Volkswagen bosses are opportunistically using changes to UK pension funds to hand down a total of £1.4m of costs to Bentley workers, said Unite the trade union for UK automotive workers.
The German auto giant, still beleaguered by last year’s emissions scandal, is taking advantage of changes to the contracting-out of staff pensions to pass down the £800,000 cost of rising employer’s national insurance contributions to 1,300 members of the defined benefit pension scheme. This is in addition to the 1.4 per cent personal national insurance rise for each member, equating to a further £600,000.
The proposals follow government changes to state pensions, which will see the employer’s National Insurance (NI) contributions increase by around two per cent per year. In response Volkswagen plans to hand this cost down to employees of its Bentley subsidiary, by forcing staff to pay an extra two per cent of their salary into their defined benefit pension scheme.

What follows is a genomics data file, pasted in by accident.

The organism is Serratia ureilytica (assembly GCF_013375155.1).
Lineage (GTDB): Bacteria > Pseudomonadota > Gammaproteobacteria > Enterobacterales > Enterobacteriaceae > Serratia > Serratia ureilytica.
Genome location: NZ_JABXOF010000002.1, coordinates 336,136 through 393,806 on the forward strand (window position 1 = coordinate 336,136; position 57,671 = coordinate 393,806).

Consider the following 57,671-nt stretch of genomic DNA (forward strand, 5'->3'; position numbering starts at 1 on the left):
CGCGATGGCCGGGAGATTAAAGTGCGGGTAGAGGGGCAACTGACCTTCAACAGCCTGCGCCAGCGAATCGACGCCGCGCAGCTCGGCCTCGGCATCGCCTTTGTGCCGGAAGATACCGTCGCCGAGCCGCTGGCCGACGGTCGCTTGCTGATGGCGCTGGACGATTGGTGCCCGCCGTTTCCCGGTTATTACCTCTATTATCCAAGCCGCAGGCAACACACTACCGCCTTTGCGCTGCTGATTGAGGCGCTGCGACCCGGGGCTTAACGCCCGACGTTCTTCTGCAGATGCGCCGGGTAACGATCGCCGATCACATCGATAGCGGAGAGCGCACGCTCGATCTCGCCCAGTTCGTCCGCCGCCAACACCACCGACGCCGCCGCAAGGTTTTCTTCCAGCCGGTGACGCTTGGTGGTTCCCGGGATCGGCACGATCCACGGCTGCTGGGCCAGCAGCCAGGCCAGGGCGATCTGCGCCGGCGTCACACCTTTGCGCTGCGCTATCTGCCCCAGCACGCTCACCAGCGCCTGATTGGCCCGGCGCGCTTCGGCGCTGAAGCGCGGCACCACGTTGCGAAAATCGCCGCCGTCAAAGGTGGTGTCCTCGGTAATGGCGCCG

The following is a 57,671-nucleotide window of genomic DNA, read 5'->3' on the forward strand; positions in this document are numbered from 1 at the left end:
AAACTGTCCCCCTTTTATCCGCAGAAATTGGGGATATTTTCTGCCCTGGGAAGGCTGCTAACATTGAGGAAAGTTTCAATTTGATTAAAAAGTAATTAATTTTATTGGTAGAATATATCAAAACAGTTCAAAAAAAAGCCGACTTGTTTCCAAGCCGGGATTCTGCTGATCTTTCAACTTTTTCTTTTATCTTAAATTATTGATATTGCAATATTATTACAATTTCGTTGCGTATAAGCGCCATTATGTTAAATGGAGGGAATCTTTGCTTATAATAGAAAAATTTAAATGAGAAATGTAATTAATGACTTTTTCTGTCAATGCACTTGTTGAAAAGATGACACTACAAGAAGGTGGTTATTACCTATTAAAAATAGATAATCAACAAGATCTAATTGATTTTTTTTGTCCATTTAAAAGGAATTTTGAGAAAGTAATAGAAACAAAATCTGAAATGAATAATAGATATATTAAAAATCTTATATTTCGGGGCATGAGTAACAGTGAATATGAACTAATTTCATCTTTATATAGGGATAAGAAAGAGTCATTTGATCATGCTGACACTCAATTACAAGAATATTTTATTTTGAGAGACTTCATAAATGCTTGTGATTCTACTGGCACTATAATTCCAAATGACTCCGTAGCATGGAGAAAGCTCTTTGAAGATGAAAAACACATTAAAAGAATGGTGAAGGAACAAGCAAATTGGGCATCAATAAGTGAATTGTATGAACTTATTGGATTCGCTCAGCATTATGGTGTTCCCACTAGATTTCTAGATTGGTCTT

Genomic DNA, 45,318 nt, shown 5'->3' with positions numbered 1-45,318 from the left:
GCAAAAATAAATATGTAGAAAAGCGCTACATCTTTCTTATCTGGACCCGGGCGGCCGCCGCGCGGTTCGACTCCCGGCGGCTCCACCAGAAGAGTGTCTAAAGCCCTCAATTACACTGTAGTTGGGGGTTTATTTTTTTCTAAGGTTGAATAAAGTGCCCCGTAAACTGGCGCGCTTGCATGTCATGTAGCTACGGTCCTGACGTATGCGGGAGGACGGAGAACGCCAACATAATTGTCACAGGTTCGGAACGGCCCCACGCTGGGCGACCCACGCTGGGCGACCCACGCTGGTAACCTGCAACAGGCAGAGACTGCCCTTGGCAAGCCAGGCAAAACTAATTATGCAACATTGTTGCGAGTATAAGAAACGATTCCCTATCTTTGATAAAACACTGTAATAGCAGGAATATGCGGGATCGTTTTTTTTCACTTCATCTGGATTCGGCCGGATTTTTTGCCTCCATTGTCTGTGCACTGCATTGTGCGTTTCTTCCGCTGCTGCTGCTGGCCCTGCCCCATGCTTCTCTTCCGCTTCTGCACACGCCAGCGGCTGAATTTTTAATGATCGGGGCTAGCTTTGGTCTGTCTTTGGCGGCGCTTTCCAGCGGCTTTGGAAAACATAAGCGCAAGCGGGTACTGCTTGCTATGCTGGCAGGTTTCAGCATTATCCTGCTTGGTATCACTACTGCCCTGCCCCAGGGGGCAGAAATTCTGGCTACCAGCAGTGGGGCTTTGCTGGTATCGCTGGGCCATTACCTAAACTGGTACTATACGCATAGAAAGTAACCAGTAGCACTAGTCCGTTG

While the new legislation comes in to effect this month, Bentley workers will be forced to pay the company’s additional two per cent change from 1 May 2016. Unite is calling for the company to hold a genuine consultation with staff and work with the union to look at other ways for these charges to be off-set.
Tony Murphy, Unite National Officer for the automotive sector, said: “Bentley Motors has remained a success story despite its parent company’s problems. There is no doubt that Bentley can afford to pay its own NI costs without expecting hardworking staff to foot the bill.
“What we’re seeing is a cynical attempt by Volkswagen to take advantage of these pension changes to help off-set the costs of the disastrous emissions scandal. Bentley workers didn’t cause Volkswagen’s crisis, so it’s absurd to expect them to pay for it now.
“Unite calls on the management of Bentley and Volkswagen to drop these unfair charges and work with us to find alternative ways to off-set these pension charges.”
For more information contact: Ben Norman on Ben.email@example.com or 07525 590 075
Unite is Britain and Ireland’s largest trade union with over 1.4 million members working across all sectors of the economy. The general secretary is Len McCluskey.